Spring has finally sprung and two maritime museums on Maryland’s lower Eastern Shore are open for the season with new and expanded exhibits.
A road trip through the counties of Talbot and Somerset could take you to the Tilghman Watermen’s Museum on Tilghman Island and then the J. Millard Tawes Museum in Crisfield, two small, culture-rich museums with new things to see.
Crisfield, depending upon who you ask, is either the crab capital of the world, the sunset/sunrise capital, or maybe even both. It’s also the home of the J. Millard Tawes Museum (named for the 54th governor of the State of Maryland, a Crisfield native). The museum, part of the Crisfield Heritage Association, showcases the region’s agricultural and maritime heritage. Created from artifacts donated by members of the community, “Our Agricultural Heritage” displays photos of farm life and work, and the tools used to produce crops and dairy products, including a collection of vintage milk bottles from a number of Crisfield dairies.
The nearby Ward Brothers Building was the workshop of the innovative brothers and barbers turned decoy carvers. Nationally known, the Wards pioneered a unique decorative style so well recognized that between the two men, an honorary doctorate, designation as a state treasure and the naming as a National Endowment for the Arts Heritage Fellow was earned. With some of their original tools on display, a visit to their shop is a trip back into a time where necessity and creativity formed to create a nationally honored technique.
Souvenir shoppers, take note: the museum’s gift shop offers creations from local artists, memorabilia and the largest collection of regional books, children’s titles and cookbooks in the area. The museum is open Tuesday through Saturday 10—2 p.m., and closed on Sunday and Monday. More information can be found at the website crisfieldheritage.org.
Talbot County’s Tilghman Island, or simply Tilghman as it’s called by locals, is three miles long, one mile wide and one of the few remaining working waterfront communities in the state of Maryland. The Tilghman Watermen’s Museum honors the heritage of the “place that just gets up and goes to work.” Among its exhibits is the newly expanded “Tilghman Back in the Day”, a tribute to the Tilghman Country Store. The Sherwood Village exhibit highlights the island’s agricultural roots and the men and women who worked in the canning industry.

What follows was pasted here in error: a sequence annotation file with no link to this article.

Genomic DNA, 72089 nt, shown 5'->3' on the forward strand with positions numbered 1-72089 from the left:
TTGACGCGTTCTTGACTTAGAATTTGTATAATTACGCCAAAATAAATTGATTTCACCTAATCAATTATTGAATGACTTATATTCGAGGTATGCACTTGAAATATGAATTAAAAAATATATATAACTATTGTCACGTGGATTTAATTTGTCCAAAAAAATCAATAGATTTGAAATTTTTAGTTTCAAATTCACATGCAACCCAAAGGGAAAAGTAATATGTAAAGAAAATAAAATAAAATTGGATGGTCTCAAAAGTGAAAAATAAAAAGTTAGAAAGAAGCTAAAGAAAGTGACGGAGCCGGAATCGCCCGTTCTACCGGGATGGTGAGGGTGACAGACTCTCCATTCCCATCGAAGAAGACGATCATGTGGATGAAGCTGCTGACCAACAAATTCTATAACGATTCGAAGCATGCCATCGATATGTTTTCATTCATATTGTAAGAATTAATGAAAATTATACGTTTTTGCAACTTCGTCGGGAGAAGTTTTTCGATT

The artists’ works on display show a deep appreciation for the waterman’s way of life. There’s work from the late Bill Cummings, a Tilghman waterman and artist. Artist Colleen Sadler is also a Tilghman native who works on the water. Easton’s Nancy Tankersley’s paintings of Chesapeake Bay watermen at work earned her the honor of featured artist at the 49th Waterfowl Festival in Easton. Marc Castelli, an artist who spent years working beside Bay watermen, is not only an artist but their advocate in the House and Senate, among other opportunities to make his voice heard on their behalf. Now the museum’s Artist in Residence, Castelli is creating interpretive signs for the Museum’s 2022 outdoor exhibits.
The Tilghman Watermen’s Museum is open on weekends from 10 a.m.—3 p.m. Visit them at tilghmanmuseum.org, and call 410-866-2930 or 410-866-1190 to schedule an appointment outside of regular museum hours.
Although spring and summer on the Shore bring to mind crab feasts, the beach, and Bay Bridge gridlock, a detour off the highway to these museums reveals much more to the Eastern Shore’s communities.